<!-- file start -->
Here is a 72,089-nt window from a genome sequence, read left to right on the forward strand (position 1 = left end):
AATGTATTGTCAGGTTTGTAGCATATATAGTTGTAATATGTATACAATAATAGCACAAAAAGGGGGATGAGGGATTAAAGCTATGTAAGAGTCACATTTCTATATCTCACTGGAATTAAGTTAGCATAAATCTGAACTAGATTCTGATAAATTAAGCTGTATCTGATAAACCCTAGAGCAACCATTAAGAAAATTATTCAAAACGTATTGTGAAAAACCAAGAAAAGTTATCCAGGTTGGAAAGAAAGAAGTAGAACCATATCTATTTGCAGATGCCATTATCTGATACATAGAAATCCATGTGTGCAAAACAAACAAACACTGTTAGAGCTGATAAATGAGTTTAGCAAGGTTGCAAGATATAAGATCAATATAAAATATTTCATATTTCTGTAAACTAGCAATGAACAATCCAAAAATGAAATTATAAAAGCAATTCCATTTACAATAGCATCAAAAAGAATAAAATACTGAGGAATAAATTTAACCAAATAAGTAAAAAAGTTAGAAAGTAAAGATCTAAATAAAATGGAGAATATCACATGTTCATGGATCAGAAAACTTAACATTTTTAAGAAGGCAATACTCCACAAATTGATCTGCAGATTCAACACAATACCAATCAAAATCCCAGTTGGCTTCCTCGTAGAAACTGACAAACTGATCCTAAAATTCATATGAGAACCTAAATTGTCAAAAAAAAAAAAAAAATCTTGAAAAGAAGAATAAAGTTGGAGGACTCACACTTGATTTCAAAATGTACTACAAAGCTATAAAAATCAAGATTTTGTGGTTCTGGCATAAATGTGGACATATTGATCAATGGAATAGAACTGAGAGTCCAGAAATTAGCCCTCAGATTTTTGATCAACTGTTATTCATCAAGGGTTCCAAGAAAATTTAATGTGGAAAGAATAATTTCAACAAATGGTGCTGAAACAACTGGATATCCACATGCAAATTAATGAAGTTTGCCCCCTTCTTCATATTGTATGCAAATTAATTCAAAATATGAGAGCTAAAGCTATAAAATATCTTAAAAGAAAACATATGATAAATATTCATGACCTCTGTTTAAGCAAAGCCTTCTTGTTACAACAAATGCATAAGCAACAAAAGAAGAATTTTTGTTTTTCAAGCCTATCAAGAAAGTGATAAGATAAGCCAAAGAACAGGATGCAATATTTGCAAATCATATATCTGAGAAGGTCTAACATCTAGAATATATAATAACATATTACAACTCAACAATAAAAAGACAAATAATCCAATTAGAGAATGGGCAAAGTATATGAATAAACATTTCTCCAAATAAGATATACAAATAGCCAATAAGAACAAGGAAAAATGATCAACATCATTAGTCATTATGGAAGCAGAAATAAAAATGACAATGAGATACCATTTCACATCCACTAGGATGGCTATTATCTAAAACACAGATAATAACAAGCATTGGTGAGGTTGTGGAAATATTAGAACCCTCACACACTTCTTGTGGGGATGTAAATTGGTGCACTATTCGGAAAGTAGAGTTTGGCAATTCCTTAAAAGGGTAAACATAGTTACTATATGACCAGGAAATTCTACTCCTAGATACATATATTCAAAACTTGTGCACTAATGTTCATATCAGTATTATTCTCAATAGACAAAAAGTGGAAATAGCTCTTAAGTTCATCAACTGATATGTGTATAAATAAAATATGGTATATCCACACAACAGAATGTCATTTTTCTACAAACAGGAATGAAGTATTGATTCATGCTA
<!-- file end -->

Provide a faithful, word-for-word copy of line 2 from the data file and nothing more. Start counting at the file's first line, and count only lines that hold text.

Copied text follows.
AATGTATTGTCAGGTTTGTAGCATATATAGTTGTAATATGTATACAATAATAGCACAAAAAGGGGGATGAGGGATTAAAGCTATGTAAGAGTCACATTTCTATATCTCACTGGAATTAAGTTAGCATAAATCTGAACTAGATTCTGATAAATTAAGCTGTATCTGATAAACCCTAGAGCAACCATTAAGAAAATTATTCAAAACGTATTGTGAAAAACCAAGAAAAGTTATCCAGGTTGGAAAGAAAGAAGTAGAACCATATCTATTTGCAGATGCCATTATCTGATACATAGAAATCCATGTGTGCAAAACAAACAAACACTGTTAGAGCTGATAAATGAGTTTAGCAAGGTTGCAAGATATAAGATCAATATAAAATATTTCATATTTCTGTAAACTAGCAATGAACAATCCAAAAATGAAATTATAAAAGCAATTCCATTTACAATAGCATCAAAAAGAATAAAATACTGAGGAATAAATTTAACCAAATAAGTAAAAAAGTTAGAAAGTAAAGATCTAAATAAAATGGAGAATATCACATGTTCATGGATCAGAAAACTTAACATTTTTAAGAAGGCAATACTCCACAAATTGATCTGCAGATTCAACACAATACCAATCAAAATCCCAGTTGGCTTCCTCGTAGAAACTGACAAACTGATCCTAAAATTCATATGAGAACCTAAATTGTCAAAAAAAAAAAAAAAATCTTGAAAAGAAGAATAAAGTTGGAGGACTCACACTTGATTTCAAAATGTACTACAAAGCTATAAAAATCAAGATTTTGTGGTTCTGGCATAAATGTGGACATATTGATCAATGGAATAGAACTGAGAGTCCAGAAATTAGCCCTCAGATTTTTGATCAACTGTTATTCATCAAGGGTTCCAAGAAAATTTAATGTGGAAAGAATAATTTCAACAAATGGTGCTGAAACAACTGGATATCCACATGCAAATTAATGAAGTTTGCCCCCTTCTTCATATTGTATGCAAATTAATTCAAAATATGAGAGCTAAAGCTATAAAATATCTTAAAAGAAAACATATGATAAATATTCATGACCTCTGTTTAAGCAAAGCCTTCTTGTTACAACAAATGCATAAGCAACAAAAGAAGAATTTTTGTTTTTCAAGCCTATCAAGAAAGTGATAAGATAAGCCAAAGAACAGGATGCAATATTTGCAAATCATATATCTGAGAAGGTCTAACATCTAGAATATATAATAACATATTACAACTCAACAATAAAAAGACAAATAATCCAATTAGAGAATGGGCAAAGTATATGAATAAACATTTCTCCAAATAAGATATACAAATAGCCAATAAGAACAAGGAAAAATGATCAACATCATTAGTCATTATGGAAGCAGAAATAAAAATGACAATGAGATACCATTTCACATCCACTAGGATGGCTATTATCTAAAACACAGATAATAACAAGCATTGGTGAGGTTGTGGAAATATTAGAACCCTCACACACTTCTTGTGGGGATGTAAATTGGTGCACTATTCGGAAAGTAGAGTTTGGCAATTCCTTAAAAGGGTAAACATAGTTACTATATGACCAGGAAATTCTACTCCTAGATACATATATTCAAAACTTGTGCACTAATGTTCATATCAGTATTATTCTCAATAGACAAAAAGTGGAAATAGCTCTTAAGTTCATCAACTGATATGTGTATAAATAAAATATGGTATATCCACACAACAGAATGTCATTTTTCTACAAACAGGAATGAAGTATTGATTCATGCTA